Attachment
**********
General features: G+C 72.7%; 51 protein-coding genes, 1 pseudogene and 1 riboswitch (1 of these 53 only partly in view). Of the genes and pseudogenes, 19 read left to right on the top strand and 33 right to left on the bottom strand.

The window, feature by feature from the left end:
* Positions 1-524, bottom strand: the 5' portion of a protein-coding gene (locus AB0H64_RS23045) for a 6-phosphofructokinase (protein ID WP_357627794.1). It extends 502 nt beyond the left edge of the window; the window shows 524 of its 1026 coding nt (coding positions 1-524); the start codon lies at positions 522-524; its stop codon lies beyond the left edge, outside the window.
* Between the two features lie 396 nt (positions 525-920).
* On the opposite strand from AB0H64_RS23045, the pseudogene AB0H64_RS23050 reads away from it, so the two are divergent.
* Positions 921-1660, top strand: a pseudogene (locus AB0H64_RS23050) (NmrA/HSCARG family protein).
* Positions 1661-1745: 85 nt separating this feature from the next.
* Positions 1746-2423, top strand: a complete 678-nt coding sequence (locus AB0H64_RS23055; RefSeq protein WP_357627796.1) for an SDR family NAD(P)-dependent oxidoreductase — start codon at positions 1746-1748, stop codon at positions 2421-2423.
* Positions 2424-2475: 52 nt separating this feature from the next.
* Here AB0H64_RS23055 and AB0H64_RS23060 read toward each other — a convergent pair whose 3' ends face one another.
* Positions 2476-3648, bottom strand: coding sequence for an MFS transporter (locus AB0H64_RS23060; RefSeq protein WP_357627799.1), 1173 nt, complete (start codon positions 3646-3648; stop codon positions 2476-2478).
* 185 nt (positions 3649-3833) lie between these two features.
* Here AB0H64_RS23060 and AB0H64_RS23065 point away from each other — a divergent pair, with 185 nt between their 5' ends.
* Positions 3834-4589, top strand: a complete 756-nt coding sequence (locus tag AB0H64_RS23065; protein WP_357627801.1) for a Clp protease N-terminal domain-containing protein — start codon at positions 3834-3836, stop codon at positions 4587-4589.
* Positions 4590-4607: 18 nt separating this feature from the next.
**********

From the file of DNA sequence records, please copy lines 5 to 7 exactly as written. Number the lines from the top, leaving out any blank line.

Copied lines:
* On the opposite strand from AB0H64_RS23045, the pseudogene AB0H64_RS23050 reads away from it, so the two are divergent.
* Positions 921-1660, top strand: a pseudogene (locus AB0H64_RS23050) (NmrA/HSCARG family protein).
* Positions 1661-1745: 85 nt separating this feature from the next.